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Policy: Labor

Is the unemployment rate really 6.3 percent? Or is it 12.2 percent?

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Beltway Confidential,Opinion,Sean Higgins,Jobs,Labor,Economy,Unemployment

The recent Veterans Affairs legislation is not the only time socialist Sen. Bernie Sanders, I-Vt., has found common ground with Republican lawmakers.

He has also backed efforts to revamp the Labor Department's monthly unemployment report. Conservatives like Rep. Duncan Hunter, R-Calif., also back this.

Maybe they should get to work on this too.

They certainly have a point: The Labor Department actually releases six different numbers every month. These are called "U-1" through "U-6" and range from a narrow definition of the unemployed population and to a much broader one.

The department's monthly report always uses the U-3 figure as the "official" number though. Virtually all media outlets take their cue from the department on this. That's why this month's U-3 result – 6.3 percent – dominated the news reports.

Why that figure and not one of the other five? Good question – labor economists have told me the designation is basically arbitrary.

U-3 is officially defined as "total unemployed, as a percent of the civilian labor force." A more precise definition would people who are out of work but still actively looking for a job.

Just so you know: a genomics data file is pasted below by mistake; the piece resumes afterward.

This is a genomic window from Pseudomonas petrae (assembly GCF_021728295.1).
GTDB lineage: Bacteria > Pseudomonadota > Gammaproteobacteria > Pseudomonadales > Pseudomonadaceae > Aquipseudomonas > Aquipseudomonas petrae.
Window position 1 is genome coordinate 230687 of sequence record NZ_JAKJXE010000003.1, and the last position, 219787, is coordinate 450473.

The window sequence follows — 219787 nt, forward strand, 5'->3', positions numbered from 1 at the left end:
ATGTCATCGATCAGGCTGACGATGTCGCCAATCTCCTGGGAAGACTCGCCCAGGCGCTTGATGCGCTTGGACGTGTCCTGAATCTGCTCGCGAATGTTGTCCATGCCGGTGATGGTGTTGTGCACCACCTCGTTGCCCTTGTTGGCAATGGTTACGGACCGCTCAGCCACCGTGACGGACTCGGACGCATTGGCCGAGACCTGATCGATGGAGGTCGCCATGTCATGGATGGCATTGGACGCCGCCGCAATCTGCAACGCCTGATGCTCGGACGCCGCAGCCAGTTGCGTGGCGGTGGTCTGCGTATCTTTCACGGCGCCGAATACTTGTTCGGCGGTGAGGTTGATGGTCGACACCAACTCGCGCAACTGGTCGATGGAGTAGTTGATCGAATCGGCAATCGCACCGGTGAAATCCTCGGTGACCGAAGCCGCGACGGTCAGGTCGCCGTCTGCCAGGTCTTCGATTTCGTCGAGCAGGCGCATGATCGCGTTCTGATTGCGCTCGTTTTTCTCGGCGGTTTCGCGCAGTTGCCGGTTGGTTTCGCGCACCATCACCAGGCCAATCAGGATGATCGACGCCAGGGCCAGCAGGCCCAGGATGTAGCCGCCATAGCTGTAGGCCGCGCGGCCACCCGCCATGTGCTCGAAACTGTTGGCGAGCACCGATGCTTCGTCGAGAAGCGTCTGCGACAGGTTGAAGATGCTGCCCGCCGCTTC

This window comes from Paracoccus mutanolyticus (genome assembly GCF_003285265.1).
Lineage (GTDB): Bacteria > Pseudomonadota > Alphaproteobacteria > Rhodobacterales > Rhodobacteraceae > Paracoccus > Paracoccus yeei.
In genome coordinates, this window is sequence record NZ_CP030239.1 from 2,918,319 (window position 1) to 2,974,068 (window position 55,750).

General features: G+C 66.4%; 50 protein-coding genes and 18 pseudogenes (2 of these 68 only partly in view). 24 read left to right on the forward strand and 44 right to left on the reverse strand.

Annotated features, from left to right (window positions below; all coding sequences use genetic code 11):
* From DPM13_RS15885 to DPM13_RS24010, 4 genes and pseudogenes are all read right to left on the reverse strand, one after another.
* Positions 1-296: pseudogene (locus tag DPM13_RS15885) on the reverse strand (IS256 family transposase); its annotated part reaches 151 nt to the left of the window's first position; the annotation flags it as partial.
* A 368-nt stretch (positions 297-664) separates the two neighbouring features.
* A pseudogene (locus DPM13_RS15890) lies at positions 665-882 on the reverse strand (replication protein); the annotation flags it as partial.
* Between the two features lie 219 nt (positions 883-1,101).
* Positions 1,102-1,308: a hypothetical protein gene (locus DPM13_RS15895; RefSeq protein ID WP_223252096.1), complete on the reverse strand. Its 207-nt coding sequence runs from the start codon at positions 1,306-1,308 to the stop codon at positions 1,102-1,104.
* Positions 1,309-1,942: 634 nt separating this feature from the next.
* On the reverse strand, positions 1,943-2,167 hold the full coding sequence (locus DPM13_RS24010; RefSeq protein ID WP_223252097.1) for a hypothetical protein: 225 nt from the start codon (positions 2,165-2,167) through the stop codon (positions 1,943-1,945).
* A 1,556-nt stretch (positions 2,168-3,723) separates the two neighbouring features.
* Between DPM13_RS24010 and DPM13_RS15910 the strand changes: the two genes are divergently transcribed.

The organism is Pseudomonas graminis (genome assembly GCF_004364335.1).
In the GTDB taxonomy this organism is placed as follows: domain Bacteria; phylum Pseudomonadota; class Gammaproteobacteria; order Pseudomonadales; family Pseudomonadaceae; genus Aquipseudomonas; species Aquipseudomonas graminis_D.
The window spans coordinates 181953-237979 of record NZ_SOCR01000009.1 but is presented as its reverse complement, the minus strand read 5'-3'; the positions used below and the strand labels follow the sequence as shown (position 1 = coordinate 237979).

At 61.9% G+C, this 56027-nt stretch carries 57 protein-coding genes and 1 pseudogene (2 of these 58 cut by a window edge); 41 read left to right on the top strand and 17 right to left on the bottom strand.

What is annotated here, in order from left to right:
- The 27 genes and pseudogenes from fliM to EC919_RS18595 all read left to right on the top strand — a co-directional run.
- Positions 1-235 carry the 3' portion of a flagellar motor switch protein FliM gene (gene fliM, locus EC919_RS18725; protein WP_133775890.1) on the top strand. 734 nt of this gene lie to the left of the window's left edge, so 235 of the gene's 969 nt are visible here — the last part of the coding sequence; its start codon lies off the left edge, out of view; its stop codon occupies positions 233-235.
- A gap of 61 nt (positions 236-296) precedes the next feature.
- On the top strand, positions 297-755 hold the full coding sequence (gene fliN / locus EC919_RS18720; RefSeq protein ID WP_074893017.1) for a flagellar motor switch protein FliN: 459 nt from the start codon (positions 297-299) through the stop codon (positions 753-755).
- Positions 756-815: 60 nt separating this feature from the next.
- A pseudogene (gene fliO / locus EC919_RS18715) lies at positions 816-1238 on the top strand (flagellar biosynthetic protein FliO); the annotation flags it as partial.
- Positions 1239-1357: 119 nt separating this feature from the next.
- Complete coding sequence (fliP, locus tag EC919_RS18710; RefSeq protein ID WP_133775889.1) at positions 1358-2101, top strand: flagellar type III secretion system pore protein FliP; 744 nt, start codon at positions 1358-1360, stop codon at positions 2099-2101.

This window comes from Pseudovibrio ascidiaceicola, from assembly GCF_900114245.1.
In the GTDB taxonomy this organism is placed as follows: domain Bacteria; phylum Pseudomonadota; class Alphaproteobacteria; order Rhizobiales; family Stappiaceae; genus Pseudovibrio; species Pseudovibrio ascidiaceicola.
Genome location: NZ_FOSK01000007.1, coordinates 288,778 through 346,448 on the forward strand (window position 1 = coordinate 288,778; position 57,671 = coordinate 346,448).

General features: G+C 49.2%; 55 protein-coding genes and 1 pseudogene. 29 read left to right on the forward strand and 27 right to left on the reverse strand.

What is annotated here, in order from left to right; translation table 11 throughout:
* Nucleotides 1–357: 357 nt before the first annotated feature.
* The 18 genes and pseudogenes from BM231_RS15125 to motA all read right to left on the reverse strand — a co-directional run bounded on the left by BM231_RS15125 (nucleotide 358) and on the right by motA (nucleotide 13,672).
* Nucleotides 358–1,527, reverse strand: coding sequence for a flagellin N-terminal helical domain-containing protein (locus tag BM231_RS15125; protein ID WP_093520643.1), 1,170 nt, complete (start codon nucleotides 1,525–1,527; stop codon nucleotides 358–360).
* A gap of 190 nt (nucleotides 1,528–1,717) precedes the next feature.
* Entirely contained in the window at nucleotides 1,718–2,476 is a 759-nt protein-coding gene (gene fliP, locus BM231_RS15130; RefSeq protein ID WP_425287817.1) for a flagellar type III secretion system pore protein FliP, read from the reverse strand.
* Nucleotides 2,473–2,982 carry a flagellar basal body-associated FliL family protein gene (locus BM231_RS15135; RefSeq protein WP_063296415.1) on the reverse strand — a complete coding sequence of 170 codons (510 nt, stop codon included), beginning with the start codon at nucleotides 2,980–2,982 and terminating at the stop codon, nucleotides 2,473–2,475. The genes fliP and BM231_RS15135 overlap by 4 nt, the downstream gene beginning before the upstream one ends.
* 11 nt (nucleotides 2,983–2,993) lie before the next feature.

U-4, on the other hand, includes those who are out of work but have given up looking. U-5 is a slightly broader definition of the same. Those numbers this month are 6.7 and 7.6 percent, respectively.

U-6 expands the figure even further to include the under-employed, such as people who are only able to find part-time work. The Labor Department put that figure at 12.2 percent this month.

Those would all seem to be a much more accurate reflection of the workforce and the economy since they include people who would be employed if they could only find full-time work. Ask yourself: Does this feel like an economy at 6.3 percent?

As Washington Examiner economics writer Joseph Lawler noted Friday: "Friday's record high number of jobs does not represent anything like a healthy U.S. labor market. Employment remains well below its pre-financial crisis growth trend."

The liberal Economic Policy Institute points out that the economy would have to generate 7.1 million jobs to keep pace with population growth since the financial crisis.

A spokesman for Sanders told the Examiner that the senator still favors a change – "He thinks the 12.2 percent figure is the real number" – but was not certain if Sanders had backed legislation to that effect.

Hunter has backed a bill, H.R. 484, titled "The Real Unemployment Calculation Act." It would designate U-5 as the official number. It has 21 sponsors but hasn't made it out of committee.

Maybe Sanders and Hunter should have a cup of coffee and talk about this.

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